Did you know there are thousands of the world’s tiniest but most amazing animals living in your own backyard? Many of us think of mammals when we hear the word “animals” but insects and arachnids are animals too!
We are lucky that the backyard of the Conservatory is several acres of wildflower meadow and this year we have decided to dedicate an entire weekend to sharing this oasis with our guests. Join us on July 20 and 21 for our Outdoor Butterfly and Bug Hunt Weekend!
Virginia Ctenucha Moth
The Virginia Ctenucha (often pronounced “Tenooka”) is sometimes mistaken for a butterfly because it flies during the day and has bright orange and shiny blue colours. As adults, these moths will drink nectar from various flowers whereas the caterpillars will eat different grasses and sedges. They overwinter as fuzzy yellow caterpillars, hiding under leaf litter.
Common Ringlet Butterfly
Also known as the Large Heath, these butterflies range from dark orange to brown to a pale cream colour. They usually have a small fake eye-spot on their upper wing which makes them easier to identify. You’ll often flush them up from the grass when you’re walking around the meadow, as they tend to fly low to the ground.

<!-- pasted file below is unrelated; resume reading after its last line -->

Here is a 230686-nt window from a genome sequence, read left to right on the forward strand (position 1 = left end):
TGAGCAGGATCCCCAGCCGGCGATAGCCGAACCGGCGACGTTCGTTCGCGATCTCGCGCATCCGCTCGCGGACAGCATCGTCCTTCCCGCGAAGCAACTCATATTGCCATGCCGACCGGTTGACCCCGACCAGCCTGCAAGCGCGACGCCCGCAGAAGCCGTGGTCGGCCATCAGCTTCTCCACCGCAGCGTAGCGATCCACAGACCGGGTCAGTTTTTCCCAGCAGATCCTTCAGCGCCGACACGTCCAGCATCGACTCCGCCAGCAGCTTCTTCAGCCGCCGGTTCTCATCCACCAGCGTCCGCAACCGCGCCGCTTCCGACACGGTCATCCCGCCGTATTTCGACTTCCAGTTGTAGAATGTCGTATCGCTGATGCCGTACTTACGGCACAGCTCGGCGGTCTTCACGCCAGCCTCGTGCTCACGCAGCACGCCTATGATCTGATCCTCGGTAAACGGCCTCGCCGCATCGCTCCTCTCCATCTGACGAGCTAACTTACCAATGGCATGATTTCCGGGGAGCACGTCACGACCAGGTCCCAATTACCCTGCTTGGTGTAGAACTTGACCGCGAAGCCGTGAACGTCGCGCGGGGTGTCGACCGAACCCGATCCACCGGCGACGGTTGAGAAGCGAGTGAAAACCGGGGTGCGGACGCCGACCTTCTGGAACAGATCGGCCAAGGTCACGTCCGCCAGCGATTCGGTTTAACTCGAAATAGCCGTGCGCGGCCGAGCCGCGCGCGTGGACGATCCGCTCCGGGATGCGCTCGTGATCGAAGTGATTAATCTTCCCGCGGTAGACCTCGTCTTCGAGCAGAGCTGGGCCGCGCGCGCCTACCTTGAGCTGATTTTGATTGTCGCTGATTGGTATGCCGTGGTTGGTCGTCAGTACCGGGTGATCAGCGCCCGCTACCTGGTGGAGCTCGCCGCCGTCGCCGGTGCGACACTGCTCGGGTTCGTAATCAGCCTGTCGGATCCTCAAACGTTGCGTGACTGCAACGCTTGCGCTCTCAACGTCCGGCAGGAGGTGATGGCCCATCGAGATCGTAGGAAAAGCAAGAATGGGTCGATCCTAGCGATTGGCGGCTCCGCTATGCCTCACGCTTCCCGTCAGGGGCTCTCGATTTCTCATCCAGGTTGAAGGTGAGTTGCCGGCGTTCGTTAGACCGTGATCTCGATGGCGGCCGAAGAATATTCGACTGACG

This is a group of several species of beetles that don’t actually have a common name, but we like to call them Cucumber Beetles! Their colours vary with species – yellow, green, bluish/purple, blackish. These beetles overwinter as eggs and hatch in the spring as shiny blue larvae that feed on goldenrod leaves. A lot of the time they’re mistaken for butterfly caterpillars.
This family of flies (also known as Hover flies) are often mistaken for bees or wasps because of their black and yellow stripes. They are, in fact, harmless; this is a defense mechanism to ward off predators. As adults, they feed on nectar and pollen and are important pollinators. Some larvae feed on plant pests like aphids and thrips and are used in biological control.
Monarch Butterflies and Caterpillars
The Monarch is a local favourite for its magnificent migration south to Mexico each fall. As adults, their large black and orange wings are easily recognizable. Their caterpillars feed solely on milkweed and have unique black, white, and yellow stripes. We have much milkweed on our property so their caterpillars are frequently found on our property.
Candy Striped Leafhopper
Along with other species of leafhoppers, these spiffy looking insects are found all over our wildflower meadow! As their name suggests, they are champion jumpers – some can leap 40 times their own body length! After they hatch, the nymphs go through several molts before becoming fully formed adults. They feed on the sap and juices from plant leaves and stems.